The Getting to Zero Model details the principles, structures and strategies for achieving zero killing of healthy and treatable cats and dogs (more than 90% of all incoming stray and surrendered cats and dogs) in whole communities.
For details of how this model came about and what has been achieved to date, see the menu on the right hand side.
Through the application of the Getting to Zero model, 85% of the 7000 stray and surrendered cats and dogs in Gold Coast City (population 500 000 people and growing by 13000 to 16000 each year) were saved i.e. reclaimed or rehomed in 2009/10. This includes 91% of all incoming dogs and 76% of incoming cats in 2009/10.
All healthy cats and dogs were saved. 8% of incoming dogs and 9% of incoming cats were deemed untreatable i.e. very sick or very aggressive, with a poor prognosis for rehabilitation. AWLQ only had to save another 1% of dogs and 15% of cats (all treatable) to be at zero euthanasia of all healthy and treatable cats and dogs for a whole city.
This save rate is much higher than most other pounds and shelters where euthanasia rates are on average about 40% of dogs and 60% of cats.
By accepting an additional almost 3000 cats and dogs from surrounding cities and shires, the rehoming of 640 treatable Gold Coast dogs and cats in 2009/10 was unable to be achieved. Once surrounding communities apply the Getting to Zero Model, Gold Coast City will have achieved zero, and surrounding cities and shires will also be able to reduce their oversupply and achieve zero euthanasia of healthy and treatable cats and dogs.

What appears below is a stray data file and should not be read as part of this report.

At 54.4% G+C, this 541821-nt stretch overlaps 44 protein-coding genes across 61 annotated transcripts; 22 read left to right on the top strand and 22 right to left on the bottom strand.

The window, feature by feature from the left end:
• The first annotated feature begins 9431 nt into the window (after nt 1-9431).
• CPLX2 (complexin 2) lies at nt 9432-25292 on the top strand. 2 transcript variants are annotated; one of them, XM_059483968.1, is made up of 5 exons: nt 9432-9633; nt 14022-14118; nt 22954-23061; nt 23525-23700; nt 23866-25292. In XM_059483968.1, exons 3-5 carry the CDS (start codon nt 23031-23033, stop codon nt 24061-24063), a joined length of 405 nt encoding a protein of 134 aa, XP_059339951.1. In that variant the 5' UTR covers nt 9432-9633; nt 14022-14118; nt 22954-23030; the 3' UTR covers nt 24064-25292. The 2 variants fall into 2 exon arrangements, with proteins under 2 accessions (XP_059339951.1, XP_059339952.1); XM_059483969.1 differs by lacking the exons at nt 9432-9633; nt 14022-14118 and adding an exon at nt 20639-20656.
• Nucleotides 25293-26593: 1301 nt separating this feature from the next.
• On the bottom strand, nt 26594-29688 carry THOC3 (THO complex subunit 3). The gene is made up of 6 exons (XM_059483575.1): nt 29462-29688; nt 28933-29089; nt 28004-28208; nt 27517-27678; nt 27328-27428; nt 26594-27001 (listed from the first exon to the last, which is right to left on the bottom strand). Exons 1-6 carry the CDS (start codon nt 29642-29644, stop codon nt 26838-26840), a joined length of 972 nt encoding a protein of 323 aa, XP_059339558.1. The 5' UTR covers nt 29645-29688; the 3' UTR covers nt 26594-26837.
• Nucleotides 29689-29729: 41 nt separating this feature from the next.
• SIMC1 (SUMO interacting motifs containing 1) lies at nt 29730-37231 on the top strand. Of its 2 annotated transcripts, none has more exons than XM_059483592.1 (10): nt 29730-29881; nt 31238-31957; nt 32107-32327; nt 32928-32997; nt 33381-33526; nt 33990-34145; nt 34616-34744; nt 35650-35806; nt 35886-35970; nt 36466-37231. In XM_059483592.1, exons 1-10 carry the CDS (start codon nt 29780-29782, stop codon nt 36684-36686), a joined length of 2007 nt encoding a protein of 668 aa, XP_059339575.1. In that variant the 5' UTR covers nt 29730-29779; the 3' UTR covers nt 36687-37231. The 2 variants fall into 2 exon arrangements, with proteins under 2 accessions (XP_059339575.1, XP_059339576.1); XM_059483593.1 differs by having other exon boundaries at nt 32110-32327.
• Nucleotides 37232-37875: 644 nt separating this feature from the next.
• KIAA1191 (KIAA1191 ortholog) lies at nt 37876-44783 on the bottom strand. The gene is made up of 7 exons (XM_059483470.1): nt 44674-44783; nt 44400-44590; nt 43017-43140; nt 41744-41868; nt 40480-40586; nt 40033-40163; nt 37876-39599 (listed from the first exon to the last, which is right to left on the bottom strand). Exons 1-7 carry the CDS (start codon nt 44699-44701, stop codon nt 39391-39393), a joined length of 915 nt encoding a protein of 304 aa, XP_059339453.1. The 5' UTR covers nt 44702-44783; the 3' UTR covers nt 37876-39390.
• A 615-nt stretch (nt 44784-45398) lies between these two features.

It has been identified by AWL Qld and other proactive shelters internationally that 90% of stray and surrendered dogs and cats in a large city are either healthy or treatable and should be rehomed. Euthanasia should only occur if an animal is irremediably suffering or if a dog is vicious (i.e. exhibits aggression towards people even when the dog is not hungry, in pain, or frightened) and the prognosis for rehabilitation is poor. In a whole city these animals represent less than 10% of all stray and surrendered animals.
AWL Qld, via the G2Z program, is keen to help other communities and municipalities implement the successful Getting to Zero Model so that all healthy and treatable cats and dogs can be saved nationwide.
We hope you will be equally as passionate about being part of this Getting to Zero Evolution in Australia. Please complete the Getting to Zero Checklist to show where your community is at, in Getting to Zero. Once completed and returned to us, we can do some pre-assessment and then meet with you to discuss how we can help.